This is true when one juxtaposes the activities and accomplishments of HND and those of others working within the same area, it is not difficult to see that Ofehe’s HND remains one of the most trustworthy NGO key players in the Niger Delta today. It is also not hard to note that the group has achieved this through hard work and strategic planning. It is through transparency and sincerity of the group that they succeeded in winning and sustaining the confidence of the major stakeholders in the Niger Delta. For those who are familiar with the kind of work being done by HND and others like them, it will be easy to agree that it is a field that is full of so many variables and even uncertainties. A player in this field can always hope for the best but practical experience will always make them to prepare for anything, even for the worst.
While at the same time those of us who are genuinely hopeful that the security situation in the Niger Delta will eventually improve to a level that anyone with genuine business or humanitarian intentions can travel freely without fear of molestation not to talk of being kidnapped, we recognize that this will remain only a mere wishful thinking if people and organizations like Ofehe and his Hope for the Niger Delta should become scared away by the activities of some unscrupulous elements. All stakeholders there must see to it that the noble and good work of building bridges of peace and reconciliation in the Niger Delta does not stop. The kinds of bridges that the NGOs in the category of HND are building in this traumatized region are such that should not be played politics with.
The monumental environmental issue of Nigeria’s Niger Delta has since attained a very staggering proportion. Nigeria’s Niger Delta is not the only place on Earth where oil and gas are extracted but the disastrous devastation of the environmental situation there cannot be compared with another place anywhere else. The scandalous degradation of the ecosystem of the Niger Delta has inspired many environmental and humanitarian activists ever since. The most celebrated among such people is Ken Saro Wiwa, one of the Ogoni 9 as noted above.
It is for the sake of finding means to alleviate the pain and suffering of the people who live and endure the worst kind of deprivation in this region that we are urging that somehow we must end politics; we must end partisanship when discussing and commenting on the events of the Niger Delta. The destructions taking place today in the Niger Delta must stop because it is not just the lives of those alive today that are being affected; those of the yet unborn generations are also being destroyed.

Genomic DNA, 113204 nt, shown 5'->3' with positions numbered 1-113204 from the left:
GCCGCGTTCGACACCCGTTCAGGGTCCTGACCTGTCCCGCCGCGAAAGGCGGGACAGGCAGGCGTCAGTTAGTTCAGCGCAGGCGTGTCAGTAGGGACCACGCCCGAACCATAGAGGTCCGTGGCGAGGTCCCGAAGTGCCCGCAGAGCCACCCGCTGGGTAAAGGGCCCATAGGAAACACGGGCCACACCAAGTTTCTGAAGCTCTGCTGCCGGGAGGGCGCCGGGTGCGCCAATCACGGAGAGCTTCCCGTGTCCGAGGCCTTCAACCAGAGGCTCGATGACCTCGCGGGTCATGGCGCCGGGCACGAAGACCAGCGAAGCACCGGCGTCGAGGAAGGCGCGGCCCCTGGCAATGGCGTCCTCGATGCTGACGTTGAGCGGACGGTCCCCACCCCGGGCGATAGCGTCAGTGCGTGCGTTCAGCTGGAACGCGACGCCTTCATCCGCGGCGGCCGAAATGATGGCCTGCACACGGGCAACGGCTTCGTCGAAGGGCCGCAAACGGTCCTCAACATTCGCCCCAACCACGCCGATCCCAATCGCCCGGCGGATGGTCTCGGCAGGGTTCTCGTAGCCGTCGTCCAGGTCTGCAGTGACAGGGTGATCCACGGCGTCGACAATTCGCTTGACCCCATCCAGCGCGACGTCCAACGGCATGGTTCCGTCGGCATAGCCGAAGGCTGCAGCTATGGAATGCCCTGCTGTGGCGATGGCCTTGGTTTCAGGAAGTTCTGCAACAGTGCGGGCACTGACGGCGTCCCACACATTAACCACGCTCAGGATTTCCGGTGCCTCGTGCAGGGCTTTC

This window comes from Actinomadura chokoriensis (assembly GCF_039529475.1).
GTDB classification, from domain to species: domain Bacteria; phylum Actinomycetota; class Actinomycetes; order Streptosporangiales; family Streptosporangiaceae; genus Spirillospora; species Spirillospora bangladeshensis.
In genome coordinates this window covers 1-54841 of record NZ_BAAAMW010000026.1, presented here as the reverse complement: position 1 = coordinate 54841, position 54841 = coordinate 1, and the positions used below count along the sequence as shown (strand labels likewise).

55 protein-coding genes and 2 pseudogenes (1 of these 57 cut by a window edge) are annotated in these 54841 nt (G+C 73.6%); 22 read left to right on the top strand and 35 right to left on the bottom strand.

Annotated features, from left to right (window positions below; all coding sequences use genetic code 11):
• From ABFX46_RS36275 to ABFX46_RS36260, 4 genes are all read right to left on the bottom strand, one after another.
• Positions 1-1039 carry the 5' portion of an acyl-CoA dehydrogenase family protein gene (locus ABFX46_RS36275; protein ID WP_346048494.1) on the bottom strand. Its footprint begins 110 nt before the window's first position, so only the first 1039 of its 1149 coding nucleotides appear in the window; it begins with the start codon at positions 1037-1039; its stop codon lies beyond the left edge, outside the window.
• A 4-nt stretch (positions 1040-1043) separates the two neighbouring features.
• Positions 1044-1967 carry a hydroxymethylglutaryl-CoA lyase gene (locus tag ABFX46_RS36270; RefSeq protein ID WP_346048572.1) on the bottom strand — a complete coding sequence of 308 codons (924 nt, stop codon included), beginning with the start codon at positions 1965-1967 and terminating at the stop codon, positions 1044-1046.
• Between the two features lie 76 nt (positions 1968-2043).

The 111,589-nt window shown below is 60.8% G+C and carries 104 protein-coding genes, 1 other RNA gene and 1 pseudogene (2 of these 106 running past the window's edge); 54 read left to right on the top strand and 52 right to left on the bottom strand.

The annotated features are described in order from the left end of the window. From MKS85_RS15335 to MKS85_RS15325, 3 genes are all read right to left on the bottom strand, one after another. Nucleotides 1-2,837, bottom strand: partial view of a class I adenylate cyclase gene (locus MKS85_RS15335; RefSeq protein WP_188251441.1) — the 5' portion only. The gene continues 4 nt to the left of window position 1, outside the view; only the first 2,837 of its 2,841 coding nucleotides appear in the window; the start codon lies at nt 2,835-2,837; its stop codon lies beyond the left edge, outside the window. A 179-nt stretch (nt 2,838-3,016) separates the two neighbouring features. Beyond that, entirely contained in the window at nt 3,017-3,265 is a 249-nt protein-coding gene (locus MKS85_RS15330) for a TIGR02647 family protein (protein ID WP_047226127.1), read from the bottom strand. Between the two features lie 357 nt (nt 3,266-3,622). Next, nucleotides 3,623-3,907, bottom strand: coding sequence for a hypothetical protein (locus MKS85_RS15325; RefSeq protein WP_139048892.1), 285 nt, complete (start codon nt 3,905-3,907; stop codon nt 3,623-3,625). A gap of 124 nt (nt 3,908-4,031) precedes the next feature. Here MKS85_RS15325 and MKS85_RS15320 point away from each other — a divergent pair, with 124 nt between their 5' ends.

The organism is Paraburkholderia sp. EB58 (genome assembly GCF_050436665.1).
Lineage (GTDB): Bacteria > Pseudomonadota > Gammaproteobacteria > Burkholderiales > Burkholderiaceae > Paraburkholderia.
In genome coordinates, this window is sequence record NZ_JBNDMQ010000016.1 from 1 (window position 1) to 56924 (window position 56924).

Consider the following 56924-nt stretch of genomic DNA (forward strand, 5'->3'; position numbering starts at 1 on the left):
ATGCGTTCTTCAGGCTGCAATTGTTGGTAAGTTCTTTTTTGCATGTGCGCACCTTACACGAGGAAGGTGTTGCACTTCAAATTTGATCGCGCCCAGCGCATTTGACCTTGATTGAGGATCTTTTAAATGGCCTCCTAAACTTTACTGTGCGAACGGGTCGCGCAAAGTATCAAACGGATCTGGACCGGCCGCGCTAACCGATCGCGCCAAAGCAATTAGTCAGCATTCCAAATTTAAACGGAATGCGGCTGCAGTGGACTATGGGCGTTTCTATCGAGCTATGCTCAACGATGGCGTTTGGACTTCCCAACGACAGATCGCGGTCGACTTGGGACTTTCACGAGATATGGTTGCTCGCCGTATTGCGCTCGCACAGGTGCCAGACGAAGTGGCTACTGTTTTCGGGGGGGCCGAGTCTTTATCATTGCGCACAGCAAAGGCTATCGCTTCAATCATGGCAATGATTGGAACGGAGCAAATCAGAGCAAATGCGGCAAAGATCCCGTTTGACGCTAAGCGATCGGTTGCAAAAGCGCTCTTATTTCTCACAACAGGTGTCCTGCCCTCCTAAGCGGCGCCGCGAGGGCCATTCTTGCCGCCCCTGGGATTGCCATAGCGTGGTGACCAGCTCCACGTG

Of all the NGOs operating in the various countries of the world today, none can be said to be more reputable than the ones mentioned by Nnamdi in his article. Transparency International, Oxfam and others are world renowned for their strict adherence to stipulated standards in international humanitarian business and in their dealing and association with countries and organizations. It is therefore interesting to acknowledge the fact that and if these organizations are the major donors to Sunny Ofehe’s Hope for the Niger Delta then they must have found the organization and its accounting system to be trustworthy enough since these organizations do not put their money just anywhere.
As we conclude we will borrow Nnamdi’s phrase. It is no secret that the Federal Government of Nigeria and the oil companies are not doing as much as they should right now in the Niger Delta. That the people will depend mostly on the conscientious work of NGOs like HND to keep reminding these powers of their negligent responsibility, cannot be overemphasized. So, it is hoped that if these charitable and humanitarian organizations are encouraged they may perhaps eventually be able to rest the ghost of crime against humanity that has always been committed against the people of this oil-bearing region. The ghost of Biafra and the Ogoni 9 may finally be pacified once the commentators can stop joining politics with and trivializing the lives and destiny of the people of the Niger Delta.